front voranda. A saddled pony
hitched to the gate barred the
path inside, but tying his horse
on the outside the reporter edged
past the other animal. Ono light
knock at the door got no response,
but another a littlo louder was
answered with a cheery "Come
in," and the door a moment later
was opened by the venerable
Father himself. The visitor hav
ing given his name and stated
that ho had been personally ac
quainted with Fathor Damien, was
kindly invited to a seat and made
welcome in courtly fashion.
Father Pamphilo is an elderly
gentleman of distinguished ap
pearance and strikingly benevo
lent countenance. Questioned as
to how the olimato agreed with
him, he replied that the heat was
rather sovero in summer, but his
cottage was generally favored with
sea brcezos. Sometimes, however,
the wind was stronger than made
"There is nothing to do hero,"
ho said to a remark about his
work. "The people have every
thing done for them that is pos
sible." To tho observation that
this happy condition was largely
the fruit of his late brother's de
voted labors, Father Pamphilo
assented and Boomed pleased to
moot one who had kuown Father
Damien. After a fow minutes
the visitor brought his intrusion
to a close, tho Father walking to
the verauda to givo him a parting
THE FOREST NURSERY.
Presidout Smith, Dr. Emorson,
0. B. iteynolds, the executive olli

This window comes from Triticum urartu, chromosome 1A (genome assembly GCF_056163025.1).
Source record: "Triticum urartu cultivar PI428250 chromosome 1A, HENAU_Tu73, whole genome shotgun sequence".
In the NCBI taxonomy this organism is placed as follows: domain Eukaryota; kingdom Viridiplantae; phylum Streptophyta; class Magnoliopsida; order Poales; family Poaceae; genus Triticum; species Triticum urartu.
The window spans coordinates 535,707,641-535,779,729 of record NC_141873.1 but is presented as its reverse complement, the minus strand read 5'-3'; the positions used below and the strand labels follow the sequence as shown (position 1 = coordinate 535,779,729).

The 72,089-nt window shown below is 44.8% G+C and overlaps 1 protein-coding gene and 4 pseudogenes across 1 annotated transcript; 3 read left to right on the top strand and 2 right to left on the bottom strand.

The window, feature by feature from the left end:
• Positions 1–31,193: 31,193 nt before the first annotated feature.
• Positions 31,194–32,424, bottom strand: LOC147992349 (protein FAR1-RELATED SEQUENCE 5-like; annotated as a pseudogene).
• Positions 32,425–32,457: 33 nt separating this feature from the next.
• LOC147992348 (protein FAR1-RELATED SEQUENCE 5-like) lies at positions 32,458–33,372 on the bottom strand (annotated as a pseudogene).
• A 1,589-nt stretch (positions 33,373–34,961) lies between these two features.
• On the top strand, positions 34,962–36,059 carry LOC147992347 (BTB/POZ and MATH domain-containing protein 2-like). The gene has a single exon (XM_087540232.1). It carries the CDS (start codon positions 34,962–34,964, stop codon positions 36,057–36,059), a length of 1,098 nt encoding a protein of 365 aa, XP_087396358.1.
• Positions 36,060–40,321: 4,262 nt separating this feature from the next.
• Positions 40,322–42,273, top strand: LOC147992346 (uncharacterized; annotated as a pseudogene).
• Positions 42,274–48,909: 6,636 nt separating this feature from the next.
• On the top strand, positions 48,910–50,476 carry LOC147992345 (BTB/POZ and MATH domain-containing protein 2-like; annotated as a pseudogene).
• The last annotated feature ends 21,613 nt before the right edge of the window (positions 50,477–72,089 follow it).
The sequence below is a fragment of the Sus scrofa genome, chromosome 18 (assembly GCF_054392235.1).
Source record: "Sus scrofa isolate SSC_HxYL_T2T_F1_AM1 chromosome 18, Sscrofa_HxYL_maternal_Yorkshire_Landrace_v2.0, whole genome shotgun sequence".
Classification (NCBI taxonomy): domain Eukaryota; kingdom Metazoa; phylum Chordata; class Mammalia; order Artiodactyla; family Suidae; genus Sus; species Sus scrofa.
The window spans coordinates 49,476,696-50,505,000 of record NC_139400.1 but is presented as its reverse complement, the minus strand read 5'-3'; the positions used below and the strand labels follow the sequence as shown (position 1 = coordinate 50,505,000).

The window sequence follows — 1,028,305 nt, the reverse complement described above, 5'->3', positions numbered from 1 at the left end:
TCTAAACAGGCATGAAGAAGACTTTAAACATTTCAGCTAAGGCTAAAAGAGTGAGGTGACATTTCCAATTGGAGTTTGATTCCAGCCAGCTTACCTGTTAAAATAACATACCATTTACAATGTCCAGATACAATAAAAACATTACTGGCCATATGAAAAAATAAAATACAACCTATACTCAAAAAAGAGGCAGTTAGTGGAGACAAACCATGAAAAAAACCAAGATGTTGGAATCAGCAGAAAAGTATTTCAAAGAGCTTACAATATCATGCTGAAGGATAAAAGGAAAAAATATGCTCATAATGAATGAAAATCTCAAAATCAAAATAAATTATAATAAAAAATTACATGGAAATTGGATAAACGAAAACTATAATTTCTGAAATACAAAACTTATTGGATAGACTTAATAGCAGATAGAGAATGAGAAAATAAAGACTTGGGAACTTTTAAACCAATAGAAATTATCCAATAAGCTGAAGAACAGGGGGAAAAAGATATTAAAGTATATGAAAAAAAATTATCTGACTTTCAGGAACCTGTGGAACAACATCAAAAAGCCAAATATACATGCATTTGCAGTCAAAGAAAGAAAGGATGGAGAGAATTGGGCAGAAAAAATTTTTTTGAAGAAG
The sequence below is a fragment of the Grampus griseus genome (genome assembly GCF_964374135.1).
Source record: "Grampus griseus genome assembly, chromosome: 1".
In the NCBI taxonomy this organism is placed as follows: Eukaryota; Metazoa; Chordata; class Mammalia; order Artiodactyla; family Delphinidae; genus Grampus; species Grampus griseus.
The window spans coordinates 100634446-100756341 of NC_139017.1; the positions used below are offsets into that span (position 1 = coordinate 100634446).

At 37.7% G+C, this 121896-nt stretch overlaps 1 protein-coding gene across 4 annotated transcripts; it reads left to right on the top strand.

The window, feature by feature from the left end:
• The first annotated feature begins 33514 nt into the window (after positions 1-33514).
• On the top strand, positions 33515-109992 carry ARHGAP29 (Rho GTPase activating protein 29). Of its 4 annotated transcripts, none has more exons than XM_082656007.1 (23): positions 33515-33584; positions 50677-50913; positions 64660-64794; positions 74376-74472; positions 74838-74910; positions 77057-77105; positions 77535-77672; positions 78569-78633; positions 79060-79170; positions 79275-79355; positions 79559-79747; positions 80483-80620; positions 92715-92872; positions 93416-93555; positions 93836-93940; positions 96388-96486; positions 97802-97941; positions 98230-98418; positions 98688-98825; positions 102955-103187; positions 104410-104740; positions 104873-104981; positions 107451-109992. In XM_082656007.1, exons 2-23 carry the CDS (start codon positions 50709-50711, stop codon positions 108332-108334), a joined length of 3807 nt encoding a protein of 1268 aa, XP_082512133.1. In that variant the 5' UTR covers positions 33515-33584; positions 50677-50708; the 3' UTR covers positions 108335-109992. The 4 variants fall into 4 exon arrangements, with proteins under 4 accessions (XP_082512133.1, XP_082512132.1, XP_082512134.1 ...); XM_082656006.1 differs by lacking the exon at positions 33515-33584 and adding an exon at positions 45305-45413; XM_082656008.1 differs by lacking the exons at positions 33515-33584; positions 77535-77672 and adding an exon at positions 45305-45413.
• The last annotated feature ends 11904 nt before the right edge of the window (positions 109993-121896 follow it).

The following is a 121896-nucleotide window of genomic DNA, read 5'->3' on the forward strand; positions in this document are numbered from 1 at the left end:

cor oi tuo lioaru, jlv, h. weyur.
superintendent, and Ambrose
Hutchinson, residont suporiutmi
dont, inspected tho forest nursery
of the Sottleraont, betweon Kala
wao and Kalaupapa, .ou the way
back to tho landing. It is in
charge of William Clark and do
ing remarkably well under his
skilful management, in spite of
rocky soil and blighting winds.
It contains betweon 4000 and
5000 oncalvptus. 1000 iron wood
and sovoral hundred milo seedlings.
besides a vurioty of shrubs, eta.
Tho Kalaupapa band played a
welcorao aud a farewell, besides
playing throughout tho day.
Dr. Oliver gave rest and re
freshment to several of the party
at his houso, a Bliort distance off
the road, on the ride back to tho
lauding. Tho abattoir of the Sot
tlemout was inspected farther
along. A number of the visitors
went to see the famous extinct
crator with its bottomless water
When all had returned to Ka
laupapa, a sumptuous lunch
provided by the Board of Health
and served by tho steward of tho
Iwalani was onjoyed at tho re
ception house. '
For the remainder of the day,
some of the party listened to the
Kalaupapa band, while others
visited afflicted ones, with whom
or their families they had ac
quaintance. The Board of Health
officials held a meeting.
At this date there., were 1110
lopers in tho Settlement, and 300
to 400 kokuas or helpers per
mitted to live there aud
take caro of their friends.
Thoso not in the Homes describod
live iu neut cottages, within the
two villages or scattered along the
road between them. Most ot the
houses have gardens about them,
some of them cultivated with great
industry by the inmates.
The water supply is enough for
household purposes, but not for
irrigation. Its source in Waikolu
valley is inexhaustible and abun
dant, but there should be a 12 inch
pipe instead of a four-inch one to
William Mutch had an import
ant mission to the Settlement on
this occasiou, having been in
structed by Mr. Bishop to investi